A change in season: Autumnal Vogue illustration covers

As the darker nights draw in and we welcome back warmer layers to our wardrobes, we take a closer look at our exclusive Vogue archive and the autumnal illustrations that have adorned their iconic covers.

Vogue Late October 1921, George Wolfe Plank and Vogue Late October, 1922, Helen Dryden

Since its first publication in December 1892, stylish illustrations have been a staple of Vogue magazine covers. Though Vogue began featuring photography on cover pieces as early as July 1932, illustrations were still able to demand cover time until the late 1950s. Showcasing the trends of the season, a talented pool of illustrators created wonderful covers that today offer a glimpse into fashions of the past.

Vogue Late October 1921, George Wolfe Plank

A self-taught artist hired by Vogue in 1911, Plank provided illustrations and cover designs for the magazine until 1936. 

This celestial scene from the Art Deco extraordinaire makes use of a clear blue night sky with twinkling stars to set off the white, billowing dress of a pirouetting tennis player as she gracefully falls back down to earth.

Mirroring the elegant angles of the female figure, the shooting star glides back into frame to herald the dawn of the Golden Age of fashion illustration.

Vogue Late October 1921, George Wolfe Plank

Vogue Late October, 1922, Helen Dryden

After a year of rejection from fashion magazines, in 1910 Dryden was hired by Vogue. Her visionary style marked a turning point in fashion illustration, inspiring a new age of creative editorial cover designs.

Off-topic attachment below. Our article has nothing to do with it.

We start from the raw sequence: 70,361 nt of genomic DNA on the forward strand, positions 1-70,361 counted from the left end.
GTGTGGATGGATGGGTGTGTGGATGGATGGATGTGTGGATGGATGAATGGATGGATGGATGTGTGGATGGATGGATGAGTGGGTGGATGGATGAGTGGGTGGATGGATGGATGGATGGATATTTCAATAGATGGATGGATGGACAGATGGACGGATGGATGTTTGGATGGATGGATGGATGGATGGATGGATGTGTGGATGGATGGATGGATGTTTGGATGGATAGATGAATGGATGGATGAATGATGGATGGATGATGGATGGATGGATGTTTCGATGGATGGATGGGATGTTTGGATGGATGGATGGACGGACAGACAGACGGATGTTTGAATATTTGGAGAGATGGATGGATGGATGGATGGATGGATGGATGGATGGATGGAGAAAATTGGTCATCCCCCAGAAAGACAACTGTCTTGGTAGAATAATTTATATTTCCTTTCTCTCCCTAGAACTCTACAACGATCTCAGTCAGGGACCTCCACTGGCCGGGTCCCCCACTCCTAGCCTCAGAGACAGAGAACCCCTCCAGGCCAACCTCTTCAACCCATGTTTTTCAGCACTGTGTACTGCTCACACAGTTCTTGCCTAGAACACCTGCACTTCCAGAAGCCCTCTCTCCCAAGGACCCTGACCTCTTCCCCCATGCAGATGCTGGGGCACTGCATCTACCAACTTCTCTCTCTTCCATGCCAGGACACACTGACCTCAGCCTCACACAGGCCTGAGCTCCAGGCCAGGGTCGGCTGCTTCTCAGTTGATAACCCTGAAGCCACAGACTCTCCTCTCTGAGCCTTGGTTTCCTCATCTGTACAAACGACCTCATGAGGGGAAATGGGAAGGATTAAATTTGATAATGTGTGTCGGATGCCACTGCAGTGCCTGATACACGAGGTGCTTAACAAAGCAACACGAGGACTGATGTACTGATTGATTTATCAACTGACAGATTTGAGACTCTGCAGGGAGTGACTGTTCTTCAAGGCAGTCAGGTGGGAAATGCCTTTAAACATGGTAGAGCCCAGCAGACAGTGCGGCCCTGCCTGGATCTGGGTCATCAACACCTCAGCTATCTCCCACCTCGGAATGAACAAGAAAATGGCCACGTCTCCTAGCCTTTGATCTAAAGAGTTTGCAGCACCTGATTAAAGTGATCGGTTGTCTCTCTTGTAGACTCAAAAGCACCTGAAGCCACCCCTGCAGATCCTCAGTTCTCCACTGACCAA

Evoking blustery autumnal walks, this cover is awash with Art Deco elegance. With black Roman columns and a checkerboard tiled floor dominating the foreground, Dryden blends stylish 1920s interiors with the tonal outdoors. 

Vogue Late October, 1922, Helen Dryden

Vogue 14 November, 1953, René Bouché

A Czech artist and fashion illustrator best known for his work in Vogue between the 1930s and 1960s, René Bouché's November design captivates. 

Using watercolour and blown-out indian ink linework, the illustrator suggests rain is on its way in the overcast scene. The driver’s headdress and matching gloves stand out against the gloom of the day, as does her cat-eyed glance and blushed cheeks in the rear view mirror.

This stylish and moody cover design drives the viewer straight into mid November.

Vogue 14 November, 1953, René Bouché

Vogue Late November, 1926, Eduardo Benito

Inspired by contemporary Cubist artists, Eduardo Benito’s 1920s illustrations – with their sharp angular lines and bold colours – evoked elegance and high glamour. 

Reminiscent of a diamond, the hand held mirror reflects an elegant woman with smokey, lined eyes and rouged cheeks applying her red lipstick, ready for the Christmas party season.

Vogue Late November, 1926, Eduardo Benito

Vogue 14th November, 1934, Eduardo Benito

This finely detailed illustration is a marked change from Benito’s sharp-contoured designs of the previous decade. 

Softly coloured, the cover sophisticatedly brings to life a pin-curled beauty. The jewels adorning her refined evening wear shine brightly against the mauve backdrop. Poised with her fur stole, she looks cocktail party ready!

Vogue 14th November, 1934, Eduardo Benito

These exclusive Vogue covers have been selected from the prestigious archive of British VOGUE © The Condé Nast Publications Ltd.

All images contained on this website are copyrighted property of their respective owners. All rights reserved.

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